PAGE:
As much as the rampage at Ohio State University on Monday shocked and sickened the nation, there is a sense that Americans, like people in many other countries, may be getting used to it.
As one student on the campus of nearly 60,000, put it, “On such a big campus, it’s a target, you know, and you have to expect that something like this will happen eventually.”
The attitude of resignation is understandable. The weapons of terrorism are ever near at hand. A terrorist doesn’t need a dirty bomb, an elaborate infrastructure or even a command from anyone — just an evil mind full of hatred and a car or knife will suffice.
It’s not the first time that a refugee from a Muslim country or a homegrown terrorist decides he “can’t take it anymore,” as the killer, Abdul Razak Ali Artan, posted on his social media account just before the attack.
But this is not to say that Artan acted in a vacuum, that the decision to run down and then use a butcher knife to slash at 11 innocent people on a college campus was entirely his own inspiration.
His rampage came just two days after the Islamic State terrorist group put out a call for would-be jihadis like Artan in the West to carry out attacks with simple, easily concealed weapons, such as knives or homemade explosives. It was not known as of this writing whether that specifically is what triggered him, but such incitement is rife in social media and by no means confined to Islamic State.
In recent months, law enforcement agencies have raised concerns about the online incitement. In response to governmental and public pressure — particularly in Israel where this year’s terror wave was largely fomented on social media — online servers like Google have begun to acknowledge their responsibility to keep such materials off their sites. Governments are reluctant to shut down the servers, though, and the scourge persists.
However, when it comes to Islamic State and its ilk, we have to wonder why more direct action cannot be taken. We need not worry about the right of avowed terrorists to freedom of speech.
And if conventional means are for whatever reason unavailable to shut down these miscreants of global communications, then other means should be employed.
If the Russians can hack into Democratic party files and the Chinese into classified Pentagon computers, why can’t the U.S. penetrate and destroy the cyber systems of Islamic State?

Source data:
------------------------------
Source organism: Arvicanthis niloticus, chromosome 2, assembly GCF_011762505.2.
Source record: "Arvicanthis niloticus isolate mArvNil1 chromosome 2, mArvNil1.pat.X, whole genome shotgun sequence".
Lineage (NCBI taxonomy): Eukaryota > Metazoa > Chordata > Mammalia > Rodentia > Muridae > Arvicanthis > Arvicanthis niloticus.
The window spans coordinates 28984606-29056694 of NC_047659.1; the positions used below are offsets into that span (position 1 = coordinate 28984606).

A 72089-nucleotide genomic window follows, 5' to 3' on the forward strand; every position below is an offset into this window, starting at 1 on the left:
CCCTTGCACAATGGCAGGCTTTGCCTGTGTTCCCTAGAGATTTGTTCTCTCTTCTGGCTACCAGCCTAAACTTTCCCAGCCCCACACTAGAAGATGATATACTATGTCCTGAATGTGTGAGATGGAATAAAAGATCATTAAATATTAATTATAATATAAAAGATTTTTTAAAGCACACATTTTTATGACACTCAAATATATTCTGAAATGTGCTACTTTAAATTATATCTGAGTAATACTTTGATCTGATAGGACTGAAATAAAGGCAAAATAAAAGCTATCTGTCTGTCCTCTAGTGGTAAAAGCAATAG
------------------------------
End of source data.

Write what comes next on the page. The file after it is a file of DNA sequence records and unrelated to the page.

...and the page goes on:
Not that they aren’t trying. According to recent reports, the National Security Agency’s (NSA) Cyber Command has started to hack into Islamic State networks.
“We are dropping cyberbombs,” Robert Work, Deputy Secretary of Defense, was quoted as saying. “We have never done that before.”
This sounds impressive. Maybe the cyberbombs have in fact wiped out some of the organization’s operations, but evidently not enough to stop them. As sophisticated as they are said to be, it is hard to understand how, if the vast resources of the United States are brought to bear with determination, an end cannot be put to them and in short order.
The Ohio State attack had its perpetrator and its victims; it also had its hero. The man who put an end to the rampage in less than two minutes before any more harm could be done was Alan Horujko, 28, a campus security officer.
As an eyewitness described it: “He [Horujko] waited ‘til everyone was clear, and the stabber clearly wasn’t stopping…The cop that subdued the guy with the knife saved so many lives today.”
Horujko deserves the highest praise for acting effectively but with due restraint under extreme duress.
However, it should be clear to us that all the cyber warfare and the courageous acts of police like Horujko, as much as they are right and necessary, cannot prevent further terrorism. But that does not mean we should resign ourselves. We must continue to do what we can.
Ultimately, though, we must put our trust in Hashem, for only He can truly protect us. May we merit His protection.